The solution: 3-camera shoot, with our smartphones. My friend had the “stationary” camera, which worked perfectly since he was shooting while also taking care of his toddler. (My is a member of the happy house husband club. There’s a few of us full time fathers here!). I got to have the “action” cam to follow the story. Ania got to fill in the other angles and everything else, along with the critical role of being the translator for me since my Spanish is more like a badly broken Andalu 😊
The challenge: well, there were quite a lot, like running into each other’s shots since, for the most part, we only had a few minutes to talk about how to shoot the scenes and the spaces were limited. There was no room to hide and get out of the way, especially when everybody else was walking around you. It was a full day affair!
Then at home, there was the problem of our old laptop crashing while we put together the film from over 90-minutes of raw footage (from 3 cameras). I lost 2 days, fixing it and almost bought a new one. I also bought an upgrade to the movie-making software that I use. But it didn’t work cause the laptop was too old. Then, my phone died in the middle of all the coordination over the weekend. Then, the problem of how to fit all those scenes and best footage into a 4-and-a-half-something video! Then, my freelancing work kicked and I suddenly had a couple of jobs to complete in the same weekend.
Thank God, Allah and the Big Happy Buddha…. the film was without dialog. That meant, although the actors were saying something, we did not really have to pay attention to getting good field audio recording.
Fast forward. Come Tuesday, after combing through each and every shot, sleeping little, and almost had Lost Of Cooling Accident (LOCA), we finally had something to show. But then we had 3 more scenes to shoot that day because these were outside shots that were not good for the gloomy doomy weather we had on Friday (yes, we do get that sometimes when the Andalusian blue sky would turn into gray).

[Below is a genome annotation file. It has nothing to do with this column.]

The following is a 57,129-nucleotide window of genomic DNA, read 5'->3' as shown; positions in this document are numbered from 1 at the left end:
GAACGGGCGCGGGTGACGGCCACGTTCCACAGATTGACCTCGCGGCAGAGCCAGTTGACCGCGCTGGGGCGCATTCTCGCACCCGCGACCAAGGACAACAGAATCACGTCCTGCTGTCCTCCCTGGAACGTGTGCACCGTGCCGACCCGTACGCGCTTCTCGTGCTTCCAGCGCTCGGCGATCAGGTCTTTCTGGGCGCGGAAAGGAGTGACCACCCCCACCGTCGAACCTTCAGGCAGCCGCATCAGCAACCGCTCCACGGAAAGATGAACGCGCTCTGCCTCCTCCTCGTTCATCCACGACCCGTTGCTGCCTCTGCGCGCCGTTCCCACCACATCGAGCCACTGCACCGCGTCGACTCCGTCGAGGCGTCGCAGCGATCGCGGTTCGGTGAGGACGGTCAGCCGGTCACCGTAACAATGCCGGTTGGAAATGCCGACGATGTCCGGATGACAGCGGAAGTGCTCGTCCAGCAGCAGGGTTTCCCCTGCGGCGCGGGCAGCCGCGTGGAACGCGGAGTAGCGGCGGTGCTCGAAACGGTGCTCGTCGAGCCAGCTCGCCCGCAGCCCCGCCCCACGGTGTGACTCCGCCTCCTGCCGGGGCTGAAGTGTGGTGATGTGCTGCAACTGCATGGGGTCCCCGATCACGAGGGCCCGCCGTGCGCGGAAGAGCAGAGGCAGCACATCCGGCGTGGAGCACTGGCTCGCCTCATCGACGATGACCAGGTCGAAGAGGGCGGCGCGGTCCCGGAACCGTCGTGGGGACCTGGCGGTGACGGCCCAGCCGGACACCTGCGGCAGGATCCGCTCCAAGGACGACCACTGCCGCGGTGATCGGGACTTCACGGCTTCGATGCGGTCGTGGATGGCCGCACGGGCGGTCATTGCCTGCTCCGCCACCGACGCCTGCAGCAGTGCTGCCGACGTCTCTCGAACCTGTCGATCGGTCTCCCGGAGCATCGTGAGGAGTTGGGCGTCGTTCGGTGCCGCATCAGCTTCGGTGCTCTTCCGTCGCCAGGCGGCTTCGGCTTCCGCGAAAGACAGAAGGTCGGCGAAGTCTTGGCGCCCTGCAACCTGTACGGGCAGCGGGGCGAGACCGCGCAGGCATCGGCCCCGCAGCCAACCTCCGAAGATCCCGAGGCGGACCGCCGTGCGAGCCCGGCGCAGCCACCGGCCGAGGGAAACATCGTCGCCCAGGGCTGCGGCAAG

In the end, everyone was happy, especially the children and the teachers, when we had a showing at school the following Thursday–a full week after we said “Yes we can!” I’m glad my friend volunteered us! Thanks, Brotherman!
It was good to help make a small dream come true.
All the children were great professional actors. For the most part, no one was looking directly at the cameras, even though we had 3 of them right in their faces, moving around them like bees. Everyone was prepared with what they had to do. The teachers did a great job preparing thei students. It was quite fun!
This is one of the many benefits of NOT having fixed and full time jobs! Ania and I may not have money. Yet, we have the time and some other means to help, just like my friend and the many other volunteer-parents in the school.
Seeing the smiles on the children’s faces was sure worth the effort. The pleasure of making it happen for the little ones overcame the pain involved in shooting and making such a complicated project in a very short time.
But, hey! We learned how to make a short film in 5 days! It was like drinking whiskey from a firehose because we really did not know how to do it! But we did it! We learned on-the-fly and did not lose our minds. . . to much.
As the school said, “Now, it is a dream come true.”
Nunca dejes de soñar
Never stop dreaming